This takes off from where my post To pee or not to pee” stopped. I think we were all in agreement that we need clean public toilets at convenient locations for women to be able to relieve themselves.

I will now take you through two years of my work with villages in Tamil nadu and let us discuss the same issue from a different perspective!

The year was 2007 and I was in one of the coastal districts of the state.  My task – monitoring the use of the toilets constructed under one of our projects.

I reached the first village. Accompanying me was a field worker from one of our partner NGOs. The toilet was freshly whitewashed  with door painted in gleaming blue with all the donor logos painted on it.  Dharmambal whose toilet it was,  was all smiles- “  Madam we are keeping it very clean. See the door is locked” she told me.  I smiled back at her and asked if she would be kind enough to unlock it for me. She obliged and guess what I saw inside ? Firewood stacked up to the roof neatly!!  I collected myself and asked her why it was not being used for the purpose it was intended. The firewood gets very wet if left outside” she grumbled. “But what about relieving yourself”-  I asked. “Oh we go there” she said pointing somewhere in the western direction. “Then why the toilet”  I asked her. “Well, it was being constructed free so why should I not take it” she asked me? Good question!

The next toilet I visited was unlocked. I breathed a sigh of relief.   Locked doors held unpleasant surprises. I opened the door- but where was the pan? Nothing… there was only a hole in the ground! What was the reason I wondered? Had the government contribution for the activity not come in yet? Mr Murugesan my companion in the field explained- “well it is like this Madam.. the District Rural Development Agency is out of funds at the moment. So they asked some of the families to spend their own money and construct. They will reimburse later”. So this family had obviously only constructed to the extent they could with the money given by our organization. I asked for the number of the official coordinating the Total Sanitation Program of the government at the DRDA and called him on my mobile. After I identified myself and got round to the point he explained again about the lack of funds and the request having been sent for more funding. “But what will people do till your funds come “ I asked him angrily. “Don’t worry Madam, these people are not interested in using toilets so the delay will not affect them”  explained this official who had spent over five years in a program whose primary goal was to ensure total sanitation. I must say I was impressed by his conviction ( or lack of it)  !!!!! No wonder the government works wonders on behaviour change…..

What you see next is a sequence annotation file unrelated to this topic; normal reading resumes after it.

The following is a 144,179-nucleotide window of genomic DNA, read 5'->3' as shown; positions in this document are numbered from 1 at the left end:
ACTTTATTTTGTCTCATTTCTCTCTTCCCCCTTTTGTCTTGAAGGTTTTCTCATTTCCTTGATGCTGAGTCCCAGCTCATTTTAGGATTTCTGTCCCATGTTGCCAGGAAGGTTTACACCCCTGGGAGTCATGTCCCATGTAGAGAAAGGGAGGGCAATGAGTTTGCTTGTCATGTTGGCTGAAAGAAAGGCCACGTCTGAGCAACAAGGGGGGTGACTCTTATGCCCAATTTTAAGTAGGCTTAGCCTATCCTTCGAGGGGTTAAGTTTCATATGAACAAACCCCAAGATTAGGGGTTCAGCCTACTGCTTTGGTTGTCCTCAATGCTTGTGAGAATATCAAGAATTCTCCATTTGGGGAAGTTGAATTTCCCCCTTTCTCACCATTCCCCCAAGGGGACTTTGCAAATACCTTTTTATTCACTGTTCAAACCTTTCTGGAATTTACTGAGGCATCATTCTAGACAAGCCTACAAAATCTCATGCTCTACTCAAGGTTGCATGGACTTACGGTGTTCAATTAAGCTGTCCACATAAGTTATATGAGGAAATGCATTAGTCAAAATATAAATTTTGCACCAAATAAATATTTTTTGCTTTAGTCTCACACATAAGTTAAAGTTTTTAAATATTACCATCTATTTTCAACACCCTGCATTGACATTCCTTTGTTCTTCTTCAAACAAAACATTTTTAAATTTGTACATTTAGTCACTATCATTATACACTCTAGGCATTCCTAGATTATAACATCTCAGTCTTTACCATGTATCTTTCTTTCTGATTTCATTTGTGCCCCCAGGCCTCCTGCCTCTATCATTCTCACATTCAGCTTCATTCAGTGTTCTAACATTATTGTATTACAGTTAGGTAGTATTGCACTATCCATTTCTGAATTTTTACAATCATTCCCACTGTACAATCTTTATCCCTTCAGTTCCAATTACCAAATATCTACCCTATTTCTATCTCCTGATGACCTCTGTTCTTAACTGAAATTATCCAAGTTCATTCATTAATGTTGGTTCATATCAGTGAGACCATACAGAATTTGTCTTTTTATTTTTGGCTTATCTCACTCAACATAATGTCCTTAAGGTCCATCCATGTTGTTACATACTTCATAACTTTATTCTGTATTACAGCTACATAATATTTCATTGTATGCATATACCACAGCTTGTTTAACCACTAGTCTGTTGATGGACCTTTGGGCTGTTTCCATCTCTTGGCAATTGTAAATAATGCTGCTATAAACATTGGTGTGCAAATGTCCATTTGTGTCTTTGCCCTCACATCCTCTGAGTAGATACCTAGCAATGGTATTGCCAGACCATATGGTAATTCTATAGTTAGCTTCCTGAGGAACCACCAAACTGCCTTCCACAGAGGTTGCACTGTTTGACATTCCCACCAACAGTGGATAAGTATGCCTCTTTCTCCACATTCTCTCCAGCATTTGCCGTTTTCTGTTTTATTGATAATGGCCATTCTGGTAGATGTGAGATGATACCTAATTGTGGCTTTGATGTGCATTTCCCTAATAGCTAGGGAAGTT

Moving on to the third house .. I introduced myself and asked the lady of the house if they were using the toilet that was constructed. “No” she said angrily. “Why? “ I asked her. “ You see the door does not fit properly. We can be observed if someone looks inside” she pointed at a tiny gap between the door and the frame. I pressed myself to look inside and could see nothing. Only a very determined peeping Tom with great eyesight could probably see inside ( and even that I am sure would be coloured more by his imagination than by his vision). So I asked her where they were relieving themselves “ Where we usually do. Near the casuarinas grove” she pointed towards one end of the village.  “You mean out in the open” ? I asked her innocently. “Yes” she replied nonchalantly. “Surprising… considering that you will be completely in the open and anyone passing by that way can see you” I remarked. “That is our problem. When you construct a toilet you should make sure that the door fits without any gaps” she said angrily… Point taken and noted…!!!

I now turned towards Mr. Murugesan- a plump man who was sweating profusely in the heat and in anxiety. “ It looks like there is no need for toilets here” I told him.
“But we need these projects Madam. No one is using the government funding on the total sanitation program If we don’t use it then someone in the government will “swallow” the money and report 100% achievement of targets”  I remembered my experience with the need assessment done six months ago when we submitted to the district administration a list of villages seeking part  funding under the Total Sanitation Program and were told that atleast 50% of those villages had toilets. It was now clear where those toilets must be – probably somewhere in some government officer’s pockets!!!

But jokes apart- addressing sanitation issues in rural areas is a very challenging task. Despite a lot of sensitization ( called “software” activities) people are  reluctant to use the toilets. In Tamil Nadu it is a rather peculiar situation where people come forward to give their names for toilet construction because they see it as an entitlement that is due to them but when it comes to usage it is a different story……!!! Sometimes people are resistant to  relieving themselves so close to their houses. People  often complain about the smell from toilets being a factor that puts them “off’ having toilets near their homes. But that is an issue that is well within their control because if kept clean no toilet would smell.